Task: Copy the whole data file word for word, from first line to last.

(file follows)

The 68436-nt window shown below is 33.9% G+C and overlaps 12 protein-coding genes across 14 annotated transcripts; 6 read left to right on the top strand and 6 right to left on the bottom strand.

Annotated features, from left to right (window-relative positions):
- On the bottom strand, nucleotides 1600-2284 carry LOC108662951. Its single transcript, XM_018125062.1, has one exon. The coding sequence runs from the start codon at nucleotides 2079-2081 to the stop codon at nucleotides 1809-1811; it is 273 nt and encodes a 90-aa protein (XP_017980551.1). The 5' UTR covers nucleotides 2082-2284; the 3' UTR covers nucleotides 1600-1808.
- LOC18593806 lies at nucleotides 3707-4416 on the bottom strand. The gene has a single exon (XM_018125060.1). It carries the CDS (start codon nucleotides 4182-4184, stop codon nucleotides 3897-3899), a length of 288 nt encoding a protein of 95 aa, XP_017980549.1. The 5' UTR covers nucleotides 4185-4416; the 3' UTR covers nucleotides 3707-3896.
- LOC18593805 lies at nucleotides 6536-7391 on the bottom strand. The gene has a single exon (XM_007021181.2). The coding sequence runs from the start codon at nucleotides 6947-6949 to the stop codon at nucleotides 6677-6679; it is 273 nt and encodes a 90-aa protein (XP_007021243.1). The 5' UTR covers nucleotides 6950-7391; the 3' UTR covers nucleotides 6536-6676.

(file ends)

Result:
The 68436-nt window shown below is 33.9% G+C and overlaps 12 protein-coding genes across 14 annotated transcripts; 6 read left to right on the top strand and 6 right to left on the bottom strand.

Annotated features, from left to right (window-relative positions):
- On the bottom strand, nucleotides 1600-2284 carry LOC108662951. Its single transcript, XM_018125062.1, has one exon. The coding sequence runs from the start codon at nucleotides 2079-2081 to the stop codon at nucleotides 1809-1811; it is 273 nt and encodes a 90-aa protein (XP_017980551.1). The 5' UTR covers nucleotides 2082-2284; the 3' UTR covers nucleotides 1600-1808.
- LOC18593806 lies at nucleotides 3707-4416 on the bottom strand. The gene has a single exon (XM_018125060.1). It carries the CDS (start codon nucleotides 4182-4184, stop codon nucleotides 3897-3899), a length of 288 nt encoding a protein of 95 aa, XP_017980549.1. The 5' UTR covers nucleotides 4185-4416; the 3' UTR covers nucleotides 3707-3896.
- LOC18593805 lies at nucleotides 6536-7391 on the bottom strand. The gene has a single exon (XM_007021181.2). The coding sequence runs from the start codon at nucleotides 6947-6949 to the stop codon at nucleotides 6677-6679; it is 273 nt and encodes a 90-aa protein (XP_007021243.1). The 5' UTR covers nucleotides 6950-7391; the 3' UTR covers nucleotides 6536-6676.